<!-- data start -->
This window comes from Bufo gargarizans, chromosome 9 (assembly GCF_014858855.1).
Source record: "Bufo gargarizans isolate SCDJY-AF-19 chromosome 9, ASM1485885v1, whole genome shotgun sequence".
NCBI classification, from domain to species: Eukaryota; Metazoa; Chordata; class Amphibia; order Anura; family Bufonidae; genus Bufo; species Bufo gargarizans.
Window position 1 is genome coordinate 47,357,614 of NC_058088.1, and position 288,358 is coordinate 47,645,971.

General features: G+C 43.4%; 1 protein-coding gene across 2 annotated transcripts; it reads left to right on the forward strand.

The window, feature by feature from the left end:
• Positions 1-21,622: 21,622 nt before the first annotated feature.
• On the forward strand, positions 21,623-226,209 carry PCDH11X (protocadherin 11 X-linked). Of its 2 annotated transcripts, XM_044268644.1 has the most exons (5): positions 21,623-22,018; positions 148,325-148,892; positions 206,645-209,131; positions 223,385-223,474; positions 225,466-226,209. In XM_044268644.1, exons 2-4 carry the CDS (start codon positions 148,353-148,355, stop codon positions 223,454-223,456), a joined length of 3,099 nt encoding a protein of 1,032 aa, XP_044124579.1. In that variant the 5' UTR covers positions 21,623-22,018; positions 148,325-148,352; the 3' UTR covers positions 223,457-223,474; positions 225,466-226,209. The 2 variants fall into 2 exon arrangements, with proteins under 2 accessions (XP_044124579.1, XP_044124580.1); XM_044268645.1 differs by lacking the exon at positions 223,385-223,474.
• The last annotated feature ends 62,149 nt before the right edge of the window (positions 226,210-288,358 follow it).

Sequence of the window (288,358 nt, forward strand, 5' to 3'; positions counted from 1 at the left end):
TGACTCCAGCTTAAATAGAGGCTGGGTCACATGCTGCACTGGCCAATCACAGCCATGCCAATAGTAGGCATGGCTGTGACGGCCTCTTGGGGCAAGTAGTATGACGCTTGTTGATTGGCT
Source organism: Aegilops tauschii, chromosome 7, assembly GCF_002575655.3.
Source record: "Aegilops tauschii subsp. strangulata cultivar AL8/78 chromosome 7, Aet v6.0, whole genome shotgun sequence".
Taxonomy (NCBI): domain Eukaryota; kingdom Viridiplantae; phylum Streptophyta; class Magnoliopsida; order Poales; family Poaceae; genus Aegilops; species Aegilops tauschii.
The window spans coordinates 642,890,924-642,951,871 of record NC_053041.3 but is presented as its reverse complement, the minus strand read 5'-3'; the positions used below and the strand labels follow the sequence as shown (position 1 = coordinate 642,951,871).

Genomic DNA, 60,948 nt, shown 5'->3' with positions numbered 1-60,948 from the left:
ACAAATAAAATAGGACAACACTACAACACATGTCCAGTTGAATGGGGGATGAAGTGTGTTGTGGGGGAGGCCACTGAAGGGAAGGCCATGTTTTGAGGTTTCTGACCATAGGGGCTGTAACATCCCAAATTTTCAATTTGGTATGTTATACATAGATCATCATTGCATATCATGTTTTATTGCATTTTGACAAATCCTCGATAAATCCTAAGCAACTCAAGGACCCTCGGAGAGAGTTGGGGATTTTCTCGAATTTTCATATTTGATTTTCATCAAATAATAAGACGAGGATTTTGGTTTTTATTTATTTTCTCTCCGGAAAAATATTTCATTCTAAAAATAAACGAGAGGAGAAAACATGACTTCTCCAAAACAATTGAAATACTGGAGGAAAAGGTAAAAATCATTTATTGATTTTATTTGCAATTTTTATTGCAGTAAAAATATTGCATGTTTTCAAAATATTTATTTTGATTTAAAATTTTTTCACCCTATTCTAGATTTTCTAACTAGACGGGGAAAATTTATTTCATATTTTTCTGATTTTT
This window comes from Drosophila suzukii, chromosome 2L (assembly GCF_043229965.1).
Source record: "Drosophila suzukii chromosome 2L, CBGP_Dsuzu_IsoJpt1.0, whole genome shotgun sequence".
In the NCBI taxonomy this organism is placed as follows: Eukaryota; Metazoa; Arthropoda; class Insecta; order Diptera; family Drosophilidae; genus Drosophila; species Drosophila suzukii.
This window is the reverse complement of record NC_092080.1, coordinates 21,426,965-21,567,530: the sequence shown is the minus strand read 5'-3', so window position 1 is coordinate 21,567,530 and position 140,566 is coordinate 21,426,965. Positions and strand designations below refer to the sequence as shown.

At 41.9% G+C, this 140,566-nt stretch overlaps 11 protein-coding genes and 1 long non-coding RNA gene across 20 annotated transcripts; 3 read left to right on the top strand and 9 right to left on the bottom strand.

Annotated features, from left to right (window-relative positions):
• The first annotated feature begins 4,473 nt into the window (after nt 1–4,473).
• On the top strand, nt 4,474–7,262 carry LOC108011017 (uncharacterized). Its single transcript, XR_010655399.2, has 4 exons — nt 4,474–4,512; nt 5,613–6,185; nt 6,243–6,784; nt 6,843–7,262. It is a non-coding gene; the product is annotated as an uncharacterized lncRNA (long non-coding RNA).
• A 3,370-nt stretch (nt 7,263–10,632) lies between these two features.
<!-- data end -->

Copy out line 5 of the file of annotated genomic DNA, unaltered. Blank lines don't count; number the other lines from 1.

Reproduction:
General features: G+C 43.4%; 1 protein-coding gene across 2 annotated transcripts; it reads left to right on the forward strand.